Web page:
Murky Obama WOTUS Definition Cleared Up by Combined EPA and Army Proposal
What is WOTUS? As any informed professional involved in the mining, cement, aggregate, or engineering sectors can tell you, it's the anagram for "Waters of the United States." The murky definition of WOTUS left behind by the Obama era's 2015 EPA is about to be cleared up, based on a December 2018 press release at the Environmental Protection Agency.
The new WOTUS rule is the response to President Trump's 2017 Executive Order stating it's in the national interest to protect the nation's navigable waterways from pollution while fostering economic growth by eliminating regulatory uncertainty.
According to the EPA Press Office, the new definition will clarify the difference between state protected waterways and federally protected waterways. The Obama era definition required landowners to expend thousands of dollars on legal and engineering consultants to determine whether a project would require a federal permit or not according to EPA Acting Administrator Andrew Wheeler.
In fact, the new straightforward definition is anticipated to initiate a host of economic and environmental benefits including:
- Significant cost savings
- Protection of the nation's navigable waters
- Helping to sustain economic growth
- Reducing barriers to business growth and new development.
WOTUS, under the new definition proposed, would include "traditional navigable waters, tributaries to those waters, certain ditches, certain lakes and ponds, impoundments of jurisdictional waters, and wetlands adjacent to jurisdictional waters," all of which will be federally regulated.
Just as important for landowners and industry, the definition clarifies what is not covered by WOTUS. These include sources which only contain rainfall, groundwater, waste treatment systems, stormwater control features, most roadside or farm ditches and converted cropland.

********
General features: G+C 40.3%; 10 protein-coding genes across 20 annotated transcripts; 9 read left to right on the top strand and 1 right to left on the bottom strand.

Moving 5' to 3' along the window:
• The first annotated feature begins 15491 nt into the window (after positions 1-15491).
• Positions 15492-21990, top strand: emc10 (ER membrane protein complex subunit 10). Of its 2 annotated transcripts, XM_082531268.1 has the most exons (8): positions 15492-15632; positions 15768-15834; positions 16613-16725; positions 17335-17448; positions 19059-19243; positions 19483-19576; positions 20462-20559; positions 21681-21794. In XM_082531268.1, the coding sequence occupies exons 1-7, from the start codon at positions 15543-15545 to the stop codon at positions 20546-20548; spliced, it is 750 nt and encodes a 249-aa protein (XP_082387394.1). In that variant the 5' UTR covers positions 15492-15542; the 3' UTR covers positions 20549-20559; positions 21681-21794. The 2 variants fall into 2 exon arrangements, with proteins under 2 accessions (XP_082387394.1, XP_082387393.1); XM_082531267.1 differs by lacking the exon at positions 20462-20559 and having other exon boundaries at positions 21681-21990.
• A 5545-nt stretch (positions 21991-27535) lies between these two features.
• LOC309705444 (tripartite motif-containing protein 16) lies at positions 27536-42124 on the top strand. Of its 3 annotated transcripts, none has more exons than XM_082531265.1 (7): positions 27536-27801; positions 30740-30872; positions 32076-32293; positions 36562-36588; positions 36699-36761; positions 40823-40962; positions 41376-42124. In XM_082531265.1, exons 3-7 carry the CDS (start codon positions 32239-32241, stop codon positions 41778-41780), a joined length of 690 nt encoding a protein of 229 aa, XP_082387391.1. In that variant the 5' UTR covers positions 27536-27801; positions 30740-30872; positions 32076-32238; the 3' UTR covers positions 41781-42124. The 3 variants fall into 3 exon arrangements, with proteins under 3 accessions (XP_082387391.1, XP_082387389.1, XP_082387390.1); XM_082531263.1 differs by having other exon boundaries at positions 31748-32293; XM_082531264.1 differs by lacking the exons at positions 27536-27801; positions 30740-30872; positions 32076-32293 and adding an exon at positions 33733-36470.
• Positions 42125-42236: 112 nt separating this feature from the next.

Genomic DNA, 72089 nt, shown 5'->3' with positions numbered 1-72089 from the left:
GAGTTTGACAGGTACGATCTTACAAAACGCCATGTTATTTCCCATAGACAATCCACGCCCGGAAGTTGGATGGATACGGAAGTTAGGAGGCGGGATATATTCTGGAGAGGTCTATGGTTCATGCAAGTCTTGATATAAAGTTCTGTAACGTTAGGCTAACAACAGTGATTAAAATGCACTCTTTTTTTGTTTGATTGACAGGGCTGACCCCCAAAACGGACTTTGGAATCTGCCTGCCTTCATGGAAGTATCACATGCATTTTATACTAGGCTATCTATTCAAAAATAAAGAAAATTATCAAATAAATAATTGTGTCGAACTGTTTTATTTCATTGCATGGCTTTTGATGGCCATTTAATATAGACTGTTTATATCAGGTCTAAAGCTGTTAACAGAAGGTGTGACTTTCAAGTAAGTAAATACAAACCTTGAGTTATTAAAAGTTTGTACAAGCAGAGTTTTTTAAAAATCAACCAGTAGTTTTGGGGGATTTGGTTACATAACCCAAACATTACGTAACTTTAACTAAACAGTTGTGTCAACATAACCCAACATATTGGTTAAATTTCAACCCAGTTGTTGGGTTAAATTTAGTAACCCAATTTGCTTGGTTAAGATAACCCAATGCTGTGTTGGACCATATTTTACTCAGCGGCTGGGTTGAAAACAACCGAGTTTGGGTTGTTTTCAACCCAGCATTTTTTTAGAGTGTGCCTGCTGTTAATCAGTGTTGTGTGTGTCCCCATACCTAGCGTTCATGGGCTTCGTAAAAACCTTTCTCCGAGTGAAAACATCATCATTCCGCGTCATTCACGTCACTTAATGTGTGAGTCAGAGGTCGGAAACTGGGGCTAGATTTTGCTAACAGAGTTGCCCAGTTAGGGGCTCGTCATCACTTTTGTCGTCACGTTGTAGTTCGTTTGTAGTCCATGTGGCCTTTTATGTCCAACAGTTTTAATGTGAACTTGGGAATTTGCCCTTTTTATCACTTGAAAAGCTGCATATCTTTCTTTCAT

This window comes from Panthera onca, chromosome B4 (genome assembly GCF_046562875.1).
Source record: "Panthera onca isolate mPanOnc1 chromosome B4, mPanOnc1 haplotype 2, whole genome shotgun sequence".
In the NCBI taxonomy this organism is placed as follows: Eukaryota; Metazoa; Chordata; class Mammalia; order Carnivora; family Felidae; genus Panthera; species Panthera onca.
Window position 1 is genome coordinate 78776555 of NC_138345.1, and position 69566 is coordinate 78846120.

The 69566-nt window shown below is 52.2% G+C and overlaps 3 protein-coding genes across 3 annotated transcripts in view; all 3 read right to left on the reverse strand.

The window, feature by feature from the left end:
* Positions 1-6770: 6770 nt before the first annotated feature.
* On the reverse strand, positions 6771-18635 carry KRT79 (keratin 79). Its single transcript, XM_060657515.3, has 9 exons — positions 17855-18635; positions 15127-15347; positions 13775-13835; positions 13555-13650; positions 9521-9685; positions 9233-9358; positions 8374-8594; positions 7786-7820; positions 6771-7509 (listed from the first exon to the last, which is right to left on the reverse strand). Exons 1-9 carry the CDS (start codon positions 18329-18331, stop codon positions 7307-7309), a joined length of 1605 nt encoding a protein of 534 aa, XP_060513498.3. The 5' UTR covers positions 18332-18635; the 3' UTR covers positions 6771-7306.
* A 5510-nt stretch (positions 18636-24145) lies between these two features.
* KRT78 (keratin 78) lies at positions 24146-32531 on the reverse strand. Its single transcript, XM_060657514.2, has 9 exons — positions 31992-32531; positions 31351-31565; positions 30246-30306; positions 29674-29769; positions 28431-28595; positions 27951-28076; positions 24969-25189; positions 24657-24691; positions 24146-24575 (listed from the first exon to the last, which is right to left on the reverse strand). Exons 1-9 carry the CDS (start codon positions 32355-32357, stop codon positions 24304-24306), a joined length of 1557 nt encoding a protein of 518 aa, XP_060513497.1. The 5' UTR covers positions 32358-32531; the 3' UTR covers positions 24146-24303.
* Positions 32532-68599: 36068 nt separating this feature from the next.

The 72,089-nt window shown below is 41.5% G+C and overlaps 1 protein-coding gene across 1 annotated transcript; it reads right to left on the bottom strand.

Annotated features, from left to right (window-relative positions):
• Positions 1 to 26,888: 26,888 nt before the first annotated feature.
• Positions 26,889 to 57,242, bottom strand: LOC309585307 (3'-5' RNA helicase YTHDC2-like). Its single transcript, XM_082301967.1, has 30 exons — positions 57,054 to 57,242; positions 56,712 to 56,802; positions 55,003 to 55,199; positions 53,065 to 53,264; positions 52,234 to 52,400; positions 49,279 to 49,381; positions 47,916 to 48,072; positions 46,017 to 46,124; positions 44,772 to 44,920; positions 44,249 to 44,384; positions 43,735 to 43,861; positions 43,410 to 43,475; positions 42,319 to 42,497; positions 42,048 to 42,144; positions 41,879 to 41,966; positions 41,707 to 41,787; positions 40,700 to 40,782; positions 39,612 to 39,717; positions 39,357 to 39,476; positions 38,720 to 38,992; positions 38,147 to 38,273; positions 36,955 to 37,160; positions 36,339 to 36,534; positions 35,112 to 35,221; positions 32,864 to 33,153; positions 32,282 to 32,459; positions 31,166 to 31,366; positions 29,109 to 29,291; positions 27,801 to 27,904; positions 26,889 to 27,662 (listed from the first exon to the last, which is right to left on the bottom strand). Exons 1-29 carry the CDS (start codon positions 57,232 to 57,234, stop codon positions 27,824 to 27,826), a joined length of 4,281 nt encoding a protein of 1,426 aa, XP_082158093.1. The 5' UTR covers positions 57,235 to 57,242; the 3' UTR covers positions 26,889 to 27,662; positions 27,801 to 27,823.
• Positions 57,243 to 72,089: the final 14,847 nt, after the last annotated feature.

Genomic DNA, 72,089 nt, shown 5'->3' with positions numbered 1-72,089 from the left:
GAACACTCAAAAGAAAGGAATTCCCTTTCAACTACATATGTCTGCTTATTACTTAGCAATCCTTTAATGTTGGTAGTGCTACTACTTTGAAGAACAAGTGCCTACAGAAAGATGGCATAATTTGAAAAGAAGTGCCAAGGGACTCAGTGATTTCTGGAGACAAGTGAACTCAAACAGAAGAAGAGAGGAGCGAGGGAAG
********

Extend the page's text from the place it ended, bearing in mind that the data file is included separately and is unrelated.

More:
States and tribes would now have more flexibility to manage their own land and water resources, free from existing regulations on water resources within their borders, while the new WOTUS definition protects national navigable waters as originally intended by Congress when it enacted The Clean Water Act.
R.D. James, Assistant Secretary of the Army for Civil Works, summed up the situation saying, " This proposed definition provides a common-sense approach to managing our nation's waters."
Reaction by The Portland Cement Association (PCA)
The PCA and their president and CEO Mike Ireland were quick to endorse the new rule on WOTUS in a PCA news release of their own on December 12, 2018. Ireland cites the confusion and EPA overreach created by conflicting Supreme Court rulings on the Clean Water Act, which "left manufacturers without a clear and consistent set of criteria for when the law would impact their businesses."
The PCA endorsement applauded the certainty provided by the WOTUS revision which will allow businesses and individuals to use their private property productively while enabling states to ensure sustainable and productive land use. Ireland pointed out that for the cement industry specifically, the Obama EPA's previous attempts to clarify the WOTUS definition only resulted in more federal government overreach which encumbered the ability of cement manufacturers to provide enough cement to support the nation's infrastructure.
CEO Ireland also specified, in particular, the exclusion of quarries from the WOTUS definition as a "common sense provision" that will enable the cement industry to provide resilient and sustainable materials to lead the effort to improve the nation's declining infrastructure.
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